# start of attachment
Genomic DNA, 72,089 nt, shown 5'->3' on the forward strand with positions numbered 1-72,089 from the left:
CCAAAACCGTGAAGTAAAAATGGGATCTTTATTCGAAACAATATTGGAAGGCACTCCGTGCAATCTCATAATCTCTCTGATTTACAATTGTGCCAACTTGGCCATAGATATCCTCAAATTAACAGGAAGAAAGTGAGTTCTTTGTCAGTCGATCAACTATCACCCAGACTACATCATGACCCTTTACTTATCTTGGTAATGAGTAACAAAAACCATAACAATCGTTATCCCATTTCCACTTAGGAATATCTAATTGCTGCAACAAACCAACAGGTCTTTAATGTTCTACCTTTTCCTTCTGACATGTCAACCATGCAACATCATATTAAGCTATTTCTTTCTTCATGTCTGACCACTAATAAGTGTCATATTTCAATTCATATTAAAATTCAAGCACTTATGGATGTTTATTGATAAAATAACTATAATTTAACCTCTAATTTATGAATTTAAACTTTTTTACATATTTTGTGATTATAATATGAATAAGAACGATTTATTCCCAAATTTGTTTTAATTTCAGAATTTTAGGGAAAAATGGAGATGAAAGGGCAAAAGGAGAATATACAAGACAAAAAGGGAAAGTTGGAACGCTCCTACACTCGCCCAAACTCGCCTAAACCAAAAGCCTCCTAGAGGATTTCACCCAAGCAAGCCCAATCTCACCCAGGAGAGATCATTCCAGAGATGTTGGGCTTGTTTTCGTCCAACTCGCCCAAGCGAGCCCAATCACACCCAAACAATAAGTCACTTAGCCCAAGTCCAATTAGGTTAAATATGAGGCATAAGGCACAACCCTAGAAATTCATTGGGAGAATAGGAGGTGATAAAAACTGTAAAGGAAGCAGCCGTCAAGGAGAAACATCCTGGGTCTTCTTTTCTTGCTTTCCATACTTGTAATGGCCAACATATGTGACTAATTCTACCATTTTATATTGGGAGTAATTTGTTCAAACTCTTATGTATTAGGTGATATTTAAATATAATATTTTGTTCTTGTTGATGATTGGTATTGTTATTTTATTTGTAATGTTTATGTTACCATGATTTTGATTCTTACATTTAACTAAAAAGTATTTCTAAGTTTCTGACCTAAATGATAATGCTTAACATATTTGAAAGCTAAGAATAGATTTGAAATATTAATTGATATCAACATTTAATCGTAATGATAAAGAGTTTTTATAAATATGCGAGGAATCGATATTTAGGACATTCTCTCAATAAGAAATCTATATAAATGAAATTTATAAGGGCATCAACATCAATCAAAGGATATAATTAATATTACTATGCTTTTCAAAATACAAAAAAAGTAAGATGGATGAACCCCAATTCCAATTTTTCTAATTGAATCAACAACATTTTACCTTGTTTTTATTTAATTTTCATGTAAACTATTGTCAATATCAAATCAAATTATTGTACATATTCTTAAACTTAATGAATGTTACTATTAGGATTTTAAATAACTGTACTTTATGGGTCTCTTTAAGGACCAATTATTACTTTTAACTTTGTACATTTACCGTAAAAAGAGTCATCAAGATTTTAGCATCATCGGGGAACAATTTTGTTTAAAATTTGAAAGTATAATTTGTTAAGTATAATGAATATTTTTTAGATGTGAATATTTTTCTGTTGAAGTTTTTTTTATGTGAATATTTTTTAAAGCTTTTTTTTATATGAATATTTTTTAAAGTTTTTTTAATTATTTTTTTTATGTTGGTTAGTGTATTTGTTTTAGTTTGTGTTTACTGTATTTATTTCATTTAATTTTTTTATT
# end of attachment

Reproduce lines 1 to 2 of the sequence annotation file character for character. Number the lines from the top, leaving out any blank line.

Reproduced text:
Genomic DNA, 72,089 nt, shown 5'->3' on the forward strand with positions numbered 1-72,089 from the left:
CCAAAACCGTGAAGTAAAAATGGGATCTTTATTCGAAACAATATTGGAAGGCACTCCGTGCAATCTCATAATCTCTCTGATTTACAATTGTGCCAACTTGGCCATAGATATCCTCAAATTAACAGGAAGAAAGTGAGTTCTTTGTCAGTCGATCAACTATCACCCAGACTACATCATGACCCTTTACTTATCTTGGTAATGAGTAACAAAAACCATAACAATCGTTATCCCATTTCCACTTAGGAATATCTAATTGCTGCAACAAACCAACAGGTCTTTAATGTTCTACCTTTTCCTTCTGACATGTCAACCATGCAACATCATATTAAGCTATTTCTTTCTTCATGTCTGACCACTAATAAGTGTCATATTTCAATTCATATTAAAATTCAAGCACTTATGGATGTTTATTGATAAAATAACTATAATTTAACCTCTAATTTATGAATTTAAACTTTTTTACATATTTTGTGATTATAATATGAATAAGAACGATTTATTCCCAAATTTGTTTTAATTTCAGAATTTTAGGGAAAAATGGAGATGAAAGGGCAAAAGGAGAATATACAAGACAAAAAGGGAAAGTTGGAACGCTCCTACACTCGCCCAAACTCGCCTAAACCAAAAGCCTCCTAGAGGATTTCACCCAAGCAAGCCCAATCTCACCCAGGAGAGATCATTCCAGAGATGTTGGGCTTGTTTTCGTCCAACTCGCCCAAGCGAGCCCAATCACACCCAAACAATAAGTCACTTAGCCCAAGTCCAATTAGGTTAAATATGAGGCATAAGGCACAACCCTAGAAATTCATTGGGAGAATAGGAGGTGATAAAAACTGTAAAGGAAGCAGCCGTCAAGGAGAAACATCCTGGGTCTTCTTTTCTTGCTTTCCATACTTGTAATGGCCAACATATGTGACTAATTCTACCATTTTATATTGGGAGTAATTTGTTCAAACTCTTATGTATTAGGTGATATTTAAATATAATATTTTGTTCTTGTTGATGATTGGTATTGTTATTTTATTTGTAATGTTTATGTTACCATGATTTTGATTCTTACATTTAACTAAAAAGTATTTCTAAGTTTCTGACCTAAATGATAATGCTTAACATATTTGAAAGCTAAGAATAGATTTGAAATATTAATTGATATCAACATTTAATCGTAATGATAAAGAGTTTTTATAAATATGCGAGGAATCGATATTTAGGACATTCTCTCAATAAGAAATCTATATAAATGAAATTTATAAGGGCATCAACATCAATCAAAGGATATAATTAATATTACTATGCTTTTCAAAATACAAAAAAAGTAAGATGGATGAACCCCAATTCCAATTTTTCTAATTGAATCAACAACATTTTACCTTGTTTTTATTTAATTTTCATGTAAACTATTGTCAATATCAAATCAAATTATTGTACATATTCTTAAACTTAATGAATGTTACTATTAGGATTTTAAATAACTGTACTTTATGGGTCTCTTTAAGGACCAATTATTACTTTTAACTTTGTACATTTACCGTAAAAAGAGTCATCAAGATTTTAGCATCATCGGGGAACAATTTTGTTTAAAATTTGAAAGTATAATTTGTTAAGTATAATGAATATTTTTTAGATGTGAATATTTTTCTGTTGAAGTTTTTTTTATGTGAATATTTTTTAAAGCTTTTTTTTATATGAATATTTTTTAAAGTTTTTTTAATTATTTTTTTTATGTTGGTTAGTGTATTTGTTTTAGTTTGTGTTTACTGTATTTATTTCATTTAATTTTTTTATT